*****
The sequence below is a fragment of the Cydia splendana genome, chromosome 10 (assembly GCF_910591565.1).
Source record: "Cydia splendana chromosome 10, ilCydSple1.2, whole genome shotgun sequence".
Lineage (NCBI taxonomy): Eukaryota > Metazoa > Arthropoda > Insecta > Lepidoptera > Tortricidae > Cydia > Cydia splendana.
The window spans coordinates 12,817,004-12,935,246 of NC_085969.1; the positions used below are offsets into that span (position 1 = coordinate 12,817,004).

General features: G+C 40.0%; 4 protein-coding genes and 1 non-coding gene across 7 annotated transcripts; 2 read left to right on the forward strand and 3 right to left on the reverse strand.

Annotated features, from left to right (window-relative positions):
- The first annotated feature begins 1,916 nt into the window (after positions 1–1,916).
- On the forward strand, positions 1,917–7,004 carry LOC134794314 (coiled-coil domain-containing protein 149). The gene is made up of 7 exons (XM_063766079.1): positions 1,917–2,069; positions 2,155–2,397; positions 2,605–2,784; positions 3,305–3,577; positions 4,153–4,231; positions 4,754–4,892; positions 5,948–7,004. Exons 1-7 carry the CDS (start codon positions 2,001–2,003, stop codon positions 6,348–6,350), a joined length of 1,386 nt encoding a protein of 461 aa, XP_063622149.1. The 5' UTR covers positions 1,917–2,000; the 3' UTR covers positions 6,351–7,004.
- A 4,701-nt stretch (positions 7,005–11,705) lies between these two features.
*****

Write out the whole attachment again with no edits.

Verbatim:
The sequence below is a fragment of the Cydia splendana genome, chromosome 10 (assembly GCF_910591565.1).
Source record: "Cydia splendana chromosome 10, ilCydSple1.2, whole genome shotgun sequence".
Lineage (NCBI taxonomy): Eukaryota > Metazoa > Arthropoda > Insecta > Lepidoptera > Tortricidae > Cydia > Cydia splendana.
The window spans coordinates 12,817,004-12,935,246 of NC_085969.1; the positions used below are offsets into that span (position 1 = coordinate 12,817,004).

General features: G+C 40.0%; 4 protein-coding genes and 1 non-coding gene across 7 annotated transcripts; 2 read left to right on the forward strand and 3 right to left on the reverse strand.

Annotated features, from left to right (window-relative positions):
- The first annotated feature begins 1,916 nt into the window (after positions 1–1,916).
- On the forward strand, positions 1,917–7,004 carry LOC134794314 (coiled-coil domain-containing protein 149). The gene is made up of 7 exons (XM_063766079.1): positions 1,917–2,069; positions 2,155–2,397; positions 2,605–2,784; positions 3,305–3,577; positions 4,153–4,231; positions 4,754–4,892; positions 5,948–7,004. Exons 1-7 carry the CDS (start codon positions 2,001–2,003, stop codon positions 6,348–6,350), a joined length of 1,386 nt encoding a protein of 461 aa, XP_063622149.1. The 5' UTR covers positions 1,917–2,000; the 3' UTR covers positions 6,351–7,004.
- A 4,701-nt stretch (positions 7,005–11,705) lies between these two features.